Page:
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Democrats’ Jeffries Bets on Lift From Trump: ‘Run, Donald, Run’

·3 min read

(Bloomberg) -- Former President Donald Trump announcing another run for the White House before the midterm elections would be a boon for Democrats and a “disaster” for Republicans, New York Representative Hakeem Jeffries said.

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“Run, Donald, run,” Jeffries, the chairman of the House Democratic Caucus, said Tuesday when asked about the prospect of Trump announcing a 2024 presidential bid before the November election.

“It’s clear to me that Republicans are furiously trying to prevent Donald Trump from declaring his candidacy for the presidency prior to the midterms,” Jeffries, 51, told a panel of Bloomberg editors and reporters in Washington. “Which should tell you all you need to know about how Republicans view Donald Trump remaining at the center of their party prior to November.”

Democrats are facing a daunting November campaign, with President Joe Biden’s dismal approval ratings, spiking inflation and a historical trend that the party in control of the White House loses seats in a midterm election.

But Trump has stepped up hints of another run for the presidency in 2024 even as a congressional committee investigates his role in the Jan. 6, 2021, storming of the US Capitol by a mob of his supporters. A person familiar with his thinking has said the former president is considering announcing a re-election bid as soon as September. That has the potential to refocus voter attention on him rather that rising consumer prices.

Jeffries, a member of a newer generation of House Democratic leaders and widely viewed as a potential heir to Speaker Nancy Pelosi, said Democrats stand a good chance of holding on to control of the House. Trump has “radicalized” the Republican Party, he said, in ways that aren’t playing well in parts of the country, including the suburbs where the battle for the House will play out.

He also said that the Jan. 6 committee hearings, while not top on many voters’ minds, is getting the attention of the public even though it isn’t intended to be an explicitly political tool.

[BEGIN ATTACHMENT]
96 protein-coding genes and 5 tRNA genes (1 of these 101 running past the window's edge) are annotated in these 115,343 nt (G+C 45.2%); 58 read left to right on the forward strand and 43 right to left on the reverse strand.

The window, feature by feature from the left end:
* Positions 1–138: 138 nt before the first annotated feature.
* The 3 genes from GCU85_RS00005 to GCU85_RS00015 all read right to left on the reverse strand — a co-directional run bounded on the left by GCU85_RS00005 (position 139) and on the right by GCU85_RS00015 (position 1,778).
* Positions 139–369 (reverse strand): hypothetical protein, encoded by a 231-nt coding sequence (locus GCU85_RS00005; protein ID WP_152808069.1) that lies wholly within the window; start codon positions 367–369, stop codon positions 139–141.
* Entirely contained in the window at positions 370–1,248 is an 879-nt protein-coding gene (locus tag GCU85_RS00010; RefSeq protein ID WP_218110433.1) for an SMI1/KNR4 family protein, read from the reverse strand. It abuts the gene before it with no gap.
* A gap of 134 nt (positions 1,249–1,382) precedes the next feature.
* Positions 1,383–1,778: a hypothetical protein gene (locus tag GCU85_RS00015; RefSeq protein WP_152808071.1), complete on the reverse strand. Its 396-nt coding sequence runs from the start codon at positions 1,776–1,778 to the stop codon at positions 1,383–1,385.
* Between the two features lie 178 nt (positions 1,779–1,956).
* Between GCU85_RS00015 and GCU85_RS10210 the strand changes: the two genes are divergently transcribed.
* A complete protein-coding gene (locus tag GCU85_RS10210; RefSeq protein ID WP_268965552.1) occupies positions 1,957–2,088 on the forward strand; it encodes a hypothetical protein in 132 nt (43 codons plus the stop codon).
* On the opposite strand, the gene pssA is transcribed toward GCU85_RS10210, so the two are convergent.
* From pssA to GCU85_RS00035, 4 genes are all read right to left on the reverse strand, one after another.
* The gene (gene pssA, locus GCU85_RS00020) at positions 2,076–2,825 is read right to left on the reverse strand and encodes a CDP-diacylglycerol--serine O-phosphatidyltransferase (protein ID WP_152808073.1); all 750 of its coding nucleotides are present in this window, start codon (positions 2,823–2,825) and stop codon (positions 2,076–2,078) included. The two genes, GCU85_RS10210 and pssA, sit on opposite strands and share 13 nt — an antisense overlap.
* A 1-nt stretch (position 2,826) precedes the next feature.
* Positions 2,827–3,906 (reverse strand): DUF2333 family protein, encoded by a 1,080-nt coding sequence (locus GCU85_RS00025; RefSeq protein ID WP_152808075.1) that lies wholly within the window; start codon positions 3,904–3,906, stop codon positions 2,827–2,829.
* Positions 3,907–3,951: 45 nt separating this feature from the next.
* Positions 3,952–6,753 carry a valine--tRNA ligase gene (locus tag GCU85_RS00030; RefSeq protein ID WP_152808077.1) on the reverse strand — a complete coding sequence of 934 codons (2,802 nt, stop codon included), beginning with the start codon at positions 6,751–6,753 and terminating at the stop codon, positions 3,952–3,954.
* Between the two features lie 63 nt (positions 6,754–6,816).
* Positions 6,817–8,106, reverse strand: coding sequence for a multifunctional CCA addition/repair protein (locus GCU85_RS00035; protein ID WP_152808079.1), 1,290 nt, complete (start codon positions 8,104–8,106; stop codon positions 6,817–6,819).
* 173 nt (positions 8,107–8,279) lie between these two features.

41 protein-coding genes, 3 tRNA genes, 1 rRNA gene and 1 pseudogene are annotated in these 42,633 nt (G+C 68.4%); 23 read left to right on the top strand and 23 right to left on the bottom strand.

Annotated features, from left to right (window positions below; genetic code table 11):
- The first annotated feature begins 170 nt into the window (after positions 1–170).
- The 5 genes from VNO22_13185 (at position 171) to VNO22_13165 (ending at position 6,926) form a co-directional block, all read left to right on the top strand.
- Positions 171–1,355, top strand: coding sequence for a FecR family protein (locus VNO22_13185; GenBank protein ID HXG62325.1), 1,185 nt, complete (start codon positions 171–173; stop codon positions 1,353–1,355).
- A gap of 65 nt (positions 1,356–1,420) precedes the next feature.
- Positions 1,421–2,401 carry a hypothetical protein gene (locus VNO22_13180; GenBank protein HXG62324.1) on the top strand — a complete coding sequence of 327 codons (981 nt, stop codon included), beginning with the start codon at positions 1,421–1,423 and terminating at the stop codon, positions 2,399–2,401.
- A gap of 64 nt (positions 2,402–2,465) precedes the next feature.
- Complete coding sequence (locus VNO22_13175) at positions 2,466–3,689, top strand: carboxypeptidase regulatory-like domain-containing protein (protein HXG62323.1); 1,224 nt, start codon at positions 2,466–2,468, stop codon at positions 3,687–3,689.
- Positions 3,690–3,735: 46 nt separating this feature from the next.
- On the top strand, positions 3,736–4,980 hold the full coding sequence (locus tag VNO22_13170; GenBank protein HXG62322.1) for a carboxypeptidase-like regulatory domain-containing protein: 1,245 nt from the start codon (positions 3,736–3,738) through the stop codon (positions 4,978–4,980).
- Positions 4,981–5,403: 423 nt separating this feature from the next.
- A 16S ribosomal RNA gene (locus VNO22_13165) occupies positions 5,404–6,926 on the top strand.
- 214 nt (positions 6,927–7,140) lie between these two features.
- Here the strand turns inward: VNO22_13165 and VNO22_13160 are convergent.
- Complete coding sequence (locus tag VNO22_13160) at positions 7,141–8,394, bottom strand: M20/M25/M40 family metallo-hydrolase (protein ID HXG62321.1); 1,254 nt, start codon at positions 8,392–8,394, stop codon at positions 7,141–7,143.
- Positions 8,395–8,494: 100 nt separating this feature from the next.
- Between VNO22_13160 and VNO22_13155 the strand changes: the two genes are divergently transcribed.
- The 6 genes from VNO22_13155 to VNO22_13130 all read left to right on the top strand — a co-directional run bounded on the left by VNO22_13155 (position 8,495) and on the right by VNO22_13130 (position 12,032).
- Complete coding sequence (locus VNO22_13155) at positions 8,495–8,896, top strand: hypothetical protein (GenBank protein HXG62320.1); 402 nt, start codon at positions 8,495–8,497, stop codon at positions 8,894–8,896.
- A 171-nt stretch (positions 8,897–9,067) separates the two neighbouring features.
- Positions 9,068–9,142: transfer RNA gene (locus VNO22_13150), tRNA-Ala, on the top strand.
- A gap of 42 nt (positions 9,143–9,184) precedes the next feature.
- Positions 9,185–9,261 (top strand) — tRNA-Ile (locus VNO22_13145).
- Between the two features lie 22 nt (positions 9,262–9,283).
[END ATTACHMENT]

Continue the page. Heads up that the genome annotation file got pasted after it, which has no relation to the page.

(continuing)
Jeffries dismissed Biden’s low approval ratings as a drag on Democratic congressional candidates. He said Biden isn’t getting credit for accomplishments, including seeing passage of the American Rescue plan without a single Republican vote, getting an infrastructure plan passed in Congress and putting in place a public health infrastructure in response to the coronavirus epidemic.

“There’s so much good that’s been done it’s hard for the American people to receive it all easily,” he said.

Despite the failure of Biden’s Build Back Better agenda, Jeffries said that if Democrats manage to salvage a measure to cut drug prices for Medicare and extend Affordable Care Act subsidies they will have fulfilled key promises they made when they won control of the House in 2018.

He also deflected questions about his future in the House Democratic leadership.

“I’ve said to some of my colleagues in leadership, that obviously we can take nothing for granted,” Jeffries said. “That is the lesson of what happened to the previous chair of the House Democratic Caucus and Eric Cantor. Both of whom were viewed as the heir apparent of their respective caucus or conference. Both of whom are no longer serving in the House of Representatives.”

Jeffries was referring to former Democratic Representative Joe Crowley of New York and former House GOP Congress Chair Eric Cantor of Virginia, both of whom were upset in their own party primaries for reelection.

“The focus has to be in the job you have in front of you,” Jeffries said. “And always put the people of the congressional district you represent, first.”

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